For Release — April 8, 1999
BIG SPENDING INCREASE
COULD BRING BACK 'THE DISASTER YEARS,'
BUSINESS COUNCIL REPORT SAYS
ALBANY—An unaffordable increase in state spending this year could lead to "the return of the disaster years" like those that brought huge tax increases and drastic funding cutbacks throughout the early 1990s, The Business Council of New York State said in a briefing paper released today.
For five straight years starting a decade ago, state leaders enacted tax increases of $1 billion or more annually, hitting both businesses and individuals. Those tax increases were "significant contributors" to New York State's loss of more than 500,000 jobs during that period, The Council said.
The tax increases were brought about by uncontrolled spending - starting in a year, like this year, when the spending lobby thought there was a huge "surplus" to spend, the briefing paper says.
Besides tax increases, the fiscal crisis created by too-high spending resulted in education aid cutbacks in the middle of the school year, sharp reductions in state employment, SUNY and CUNY tuition increases, "lagged" pay for state workers, lowering of the state's credit rating and other problems.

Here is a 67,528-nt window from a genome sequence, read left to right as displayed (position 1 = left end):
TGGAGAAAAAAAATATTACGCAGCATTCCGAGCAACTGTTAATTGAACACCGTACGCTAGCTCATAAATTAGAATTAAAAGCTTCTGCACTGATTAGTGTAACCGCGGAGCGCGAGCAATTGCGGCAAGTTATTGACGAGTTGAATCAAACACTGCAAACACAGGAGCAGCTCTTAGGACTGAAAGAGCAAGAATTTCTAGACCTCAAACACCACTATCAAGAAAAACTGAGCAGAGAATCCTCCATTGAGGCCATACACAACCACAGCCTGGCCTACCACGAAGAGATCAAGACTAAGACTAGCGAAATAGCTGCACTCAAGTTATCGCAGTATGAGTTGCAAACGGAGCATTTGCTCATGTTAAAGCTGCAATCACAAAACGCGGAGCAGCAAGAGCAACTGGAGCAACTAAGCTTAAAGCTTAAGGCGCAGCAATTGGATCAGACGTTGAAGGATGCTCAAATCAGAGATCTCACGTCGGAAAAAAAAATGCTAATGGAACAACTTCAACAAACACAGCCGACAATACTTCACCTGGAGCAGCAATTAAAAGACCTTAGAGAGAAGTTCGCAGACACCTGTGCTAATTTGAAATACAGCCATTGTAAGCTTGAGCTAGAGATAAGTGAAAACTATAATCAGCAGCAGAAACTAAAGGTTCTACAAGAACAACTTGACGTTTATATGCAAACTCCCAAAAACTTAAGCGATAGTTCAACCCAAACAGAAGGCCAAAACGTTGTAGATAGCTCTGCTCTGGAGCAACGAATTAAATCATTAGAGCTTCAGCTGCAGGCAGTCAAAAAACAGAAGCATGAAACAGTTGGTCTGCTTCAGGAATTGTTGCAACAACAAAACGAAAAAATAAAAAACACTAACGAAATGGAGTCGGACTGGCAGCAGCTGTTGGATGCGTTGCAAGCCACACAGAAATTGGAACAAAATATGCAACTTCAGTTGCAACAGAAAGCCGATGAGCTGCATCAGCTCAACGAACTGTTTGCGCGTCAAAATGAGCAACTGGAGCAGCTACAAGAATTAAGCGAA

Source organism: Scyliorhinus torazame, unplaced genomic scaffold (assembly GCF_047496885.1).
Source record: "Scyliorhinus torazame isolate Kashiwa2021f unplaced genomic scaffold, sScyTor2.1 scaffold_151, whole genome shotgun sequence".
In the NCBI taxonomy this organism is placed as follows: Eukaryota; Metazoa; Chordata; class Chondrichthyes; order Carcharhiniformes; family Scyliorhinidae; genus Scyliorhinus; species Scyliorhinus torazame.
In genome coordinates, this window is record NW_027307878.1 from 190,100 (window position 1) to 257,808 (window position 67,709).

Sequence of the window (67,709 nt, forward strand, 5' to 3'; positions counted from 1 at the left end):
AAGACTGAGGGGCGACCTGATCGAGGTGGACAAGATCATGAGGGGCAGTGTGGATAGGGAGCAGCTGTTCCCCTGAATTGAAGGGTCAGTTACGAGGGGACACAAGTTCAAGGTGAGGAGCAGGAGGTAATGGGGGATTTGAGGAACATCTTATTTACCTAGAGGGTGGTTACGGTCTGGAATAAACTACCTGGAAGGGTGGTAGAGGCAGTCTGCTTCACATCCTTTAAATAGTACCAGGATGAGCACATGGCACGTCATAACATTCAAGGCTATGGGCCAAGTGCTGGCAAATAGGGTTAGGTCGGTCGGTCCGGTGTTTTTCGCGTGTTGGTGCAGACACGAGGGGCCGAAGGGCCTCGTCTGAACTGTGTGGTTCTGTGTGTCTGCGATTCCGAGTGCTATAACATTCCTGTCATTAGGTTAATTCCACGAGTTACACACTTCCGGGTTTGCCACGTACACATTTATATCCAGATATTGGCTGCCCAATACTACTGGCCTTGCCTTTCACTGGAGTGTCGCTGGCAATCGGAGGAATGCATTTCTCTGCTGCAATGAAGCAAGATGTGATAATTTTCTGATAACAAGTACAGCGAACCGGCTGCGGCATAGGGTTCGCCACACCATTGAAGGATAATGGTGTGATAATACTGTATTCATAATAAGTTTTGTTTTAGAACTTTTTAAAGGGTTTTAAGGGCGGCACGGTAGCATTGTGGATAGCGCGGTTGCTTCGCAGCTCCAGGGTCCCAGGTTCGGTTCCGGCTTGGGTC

"What happens to all the money state government spends now?" The Council asked. In New York, school spending totals nearly $10,000 per student, 50 percent above the national average. And, the paper says, "Medicaid spending is the highest in the nation by far - on a per-capita basis, 58 percent above the second-highest state."
The briefing paper says that, a decade ago, huge spending increases "turned out to be a big mistake." It concludes: "Let's not make that mistake again."
Daniel B. Walsh said the briefing paper is the first step in what will be an ongoing effort by The Council to call attention to the need for spending restraint in this year's budget.